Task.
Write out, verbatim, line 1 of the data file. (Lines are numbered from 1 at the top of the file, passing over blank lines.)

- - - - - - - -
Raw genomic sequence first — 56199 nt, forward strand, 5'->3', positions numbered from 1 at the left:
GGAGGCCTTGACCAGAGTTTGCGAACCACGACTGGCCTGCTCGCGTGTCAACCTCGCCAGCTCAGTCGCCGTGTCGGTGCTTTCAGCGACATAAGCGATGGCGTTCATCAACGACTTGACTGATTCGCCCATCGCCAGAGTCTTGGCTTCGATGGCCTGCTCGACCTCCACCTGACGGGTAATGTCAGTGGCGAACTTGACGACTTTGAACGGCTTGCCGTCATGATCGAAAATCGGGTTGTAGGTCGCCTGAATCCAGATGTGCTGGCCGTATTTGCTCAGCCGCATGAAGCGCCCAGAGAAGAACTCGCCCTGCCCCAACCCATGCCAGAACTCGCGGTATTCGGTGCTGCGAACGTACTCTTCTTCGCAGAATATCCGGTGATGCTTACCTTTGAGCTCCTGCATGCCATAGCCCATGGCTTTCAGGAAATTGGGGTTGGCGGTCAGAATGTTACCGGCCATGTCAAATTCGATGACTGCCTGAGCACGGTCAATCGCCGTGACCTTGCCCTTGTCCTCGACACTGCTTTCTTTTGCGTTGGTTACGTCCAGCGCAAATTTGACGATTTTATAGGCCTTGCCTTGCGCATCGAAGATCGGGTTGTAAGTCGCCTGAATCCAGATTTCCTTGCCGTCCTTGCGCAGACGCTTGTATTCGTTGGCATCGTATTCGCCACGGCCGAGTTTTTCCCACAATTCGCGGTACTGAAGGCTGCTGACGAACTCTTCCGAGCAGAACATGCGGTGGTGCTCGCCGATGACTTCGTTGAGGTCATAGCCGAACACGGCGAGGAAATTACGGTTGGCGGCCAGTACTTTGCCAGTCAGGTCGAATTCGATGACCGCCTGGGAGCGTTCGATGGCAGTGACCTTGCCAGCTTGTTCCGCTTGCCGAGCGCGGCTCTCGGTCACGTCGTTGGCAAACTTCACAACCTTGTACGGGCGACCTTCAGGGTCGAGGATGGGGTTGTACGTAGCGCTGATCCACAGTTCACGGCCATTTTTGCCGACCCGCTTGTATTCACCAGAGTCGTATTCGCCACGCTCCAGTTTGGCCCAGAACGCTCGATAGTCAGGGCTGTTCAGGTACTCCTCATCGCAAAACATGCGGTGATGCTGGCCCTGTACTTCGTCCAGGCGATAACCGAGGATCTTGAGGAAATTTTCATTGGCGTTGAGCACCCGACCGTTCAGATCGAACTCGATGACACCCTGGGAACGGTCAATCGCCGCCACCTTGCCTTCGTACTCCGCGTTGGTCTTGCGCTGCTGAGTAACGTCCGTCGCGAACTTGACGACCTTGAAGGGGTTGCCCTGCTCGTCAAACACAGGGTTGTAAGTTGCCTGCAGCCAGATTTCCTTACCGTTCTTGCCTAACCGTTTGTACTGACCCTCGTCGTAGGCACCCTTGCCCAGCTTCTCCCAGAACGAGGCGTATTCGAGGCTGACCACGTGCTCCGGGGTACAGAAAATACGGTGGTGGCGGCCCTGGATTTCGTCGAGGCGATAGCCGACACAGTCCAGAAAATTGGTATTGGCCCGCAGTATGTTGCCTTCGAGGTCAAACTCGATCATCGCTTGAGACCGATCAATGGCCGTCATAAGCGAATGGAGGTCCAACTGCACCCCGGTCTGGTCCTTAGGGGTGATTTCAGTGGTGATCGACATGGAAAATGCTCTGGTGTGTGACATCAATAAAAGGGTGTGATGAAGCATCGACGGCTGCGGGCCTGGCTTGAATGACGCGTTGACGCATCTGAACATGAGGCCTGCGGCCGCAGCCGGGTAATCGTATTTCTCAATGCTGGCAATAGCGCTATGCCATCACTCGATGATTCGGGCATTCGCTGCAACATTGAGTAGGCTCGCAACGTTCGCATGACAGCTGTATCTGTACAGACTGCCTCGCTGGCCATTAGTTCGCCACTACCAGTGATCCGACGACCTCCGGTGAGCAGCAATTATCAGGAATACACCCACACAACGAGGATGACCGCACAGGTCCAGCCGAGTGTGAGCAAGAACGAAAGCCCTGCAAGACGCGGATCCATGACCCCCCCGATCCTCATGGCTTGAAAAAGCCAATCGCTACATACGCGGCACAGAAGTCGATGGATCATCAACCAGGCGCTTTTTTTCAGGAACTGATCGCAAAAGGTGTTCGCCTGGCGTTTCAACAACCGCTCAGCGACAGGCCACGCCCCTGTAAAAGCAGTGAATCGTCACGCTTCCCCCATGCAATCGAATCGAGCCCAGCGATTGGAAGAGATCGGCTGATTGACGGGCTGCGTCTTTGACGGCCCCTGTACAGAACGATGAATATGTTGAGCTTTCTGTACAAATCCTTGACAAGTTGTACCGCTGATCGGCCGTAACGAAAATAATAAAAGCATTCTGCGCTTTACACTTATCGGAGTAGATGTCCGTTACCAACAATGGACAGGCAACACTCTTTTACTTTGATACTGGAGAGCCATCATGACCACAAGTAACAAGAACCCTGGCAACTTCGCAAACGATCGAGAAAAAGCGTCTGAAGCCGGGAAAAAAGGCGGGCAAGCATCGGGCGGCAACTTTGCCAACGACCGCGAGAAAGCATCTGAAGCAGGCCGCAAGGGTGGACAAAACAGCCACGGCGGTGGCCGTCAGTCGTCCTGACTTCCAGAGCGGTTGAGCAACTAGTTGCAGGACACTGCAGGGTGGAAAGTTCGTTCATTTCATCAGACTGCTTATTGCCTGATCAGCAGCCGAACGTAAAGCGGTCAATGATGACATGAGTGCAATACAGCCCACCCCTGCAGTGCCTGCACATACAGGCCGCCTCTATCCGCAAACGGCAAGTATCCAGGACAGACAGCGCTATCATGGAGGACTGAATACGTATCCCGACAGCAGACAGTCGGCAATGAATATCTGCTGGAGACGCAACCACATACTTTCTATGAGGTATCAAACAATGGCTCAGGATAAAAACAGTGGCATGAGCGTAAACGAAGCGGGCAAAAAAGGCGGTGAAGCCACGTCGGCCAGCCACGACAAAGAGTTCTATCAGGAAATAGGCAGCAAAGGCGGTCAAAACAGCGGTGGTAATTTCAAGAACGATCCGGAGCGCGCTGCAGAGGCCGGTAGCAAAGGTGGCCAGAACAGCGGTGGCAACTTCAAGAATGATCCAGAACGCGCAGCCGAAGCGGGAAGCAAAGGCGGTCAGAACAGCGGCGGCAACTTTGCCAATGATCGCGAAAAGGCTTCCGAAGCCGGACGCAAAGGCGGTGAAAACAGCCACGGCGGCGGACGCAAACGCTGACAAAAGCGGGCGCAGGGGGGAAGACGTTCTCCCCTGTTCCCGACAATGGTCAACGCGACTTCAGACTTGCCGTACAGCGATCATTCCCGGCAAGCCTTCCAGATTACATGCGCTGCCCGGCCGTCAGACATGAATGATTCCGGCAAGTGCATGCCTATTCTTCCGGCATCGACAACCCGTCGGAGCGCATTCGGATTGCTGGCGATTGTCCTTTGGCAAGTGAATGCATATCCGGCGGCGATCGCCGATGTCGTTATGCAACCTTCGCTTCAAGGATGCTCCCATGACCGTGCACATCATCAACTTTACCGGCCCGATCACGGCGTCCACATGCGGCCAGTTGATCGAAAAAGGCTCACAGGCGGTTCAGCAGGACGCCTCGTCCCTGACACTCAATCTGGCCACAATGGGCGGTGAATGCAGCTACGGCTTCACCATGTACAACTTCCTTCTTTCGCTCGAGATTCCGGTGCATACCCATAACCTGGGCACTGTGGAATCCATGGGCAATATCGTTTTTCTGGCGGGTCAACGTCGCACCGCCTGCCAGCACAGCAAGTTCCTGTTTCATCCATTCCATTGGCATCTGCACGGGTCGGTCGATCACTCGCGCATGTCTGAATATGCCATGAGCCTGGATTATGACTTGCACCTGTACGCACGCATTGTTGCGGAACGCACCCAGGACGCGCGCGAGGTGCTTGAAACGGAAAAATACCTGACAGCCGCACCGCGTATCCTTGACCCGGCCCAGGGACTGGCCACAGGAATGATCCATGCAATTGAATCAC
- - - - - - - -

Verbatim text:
Raw genomic sequence first — 56199 nt, forward strand, 5'->3', positions numbered from 1 at the left: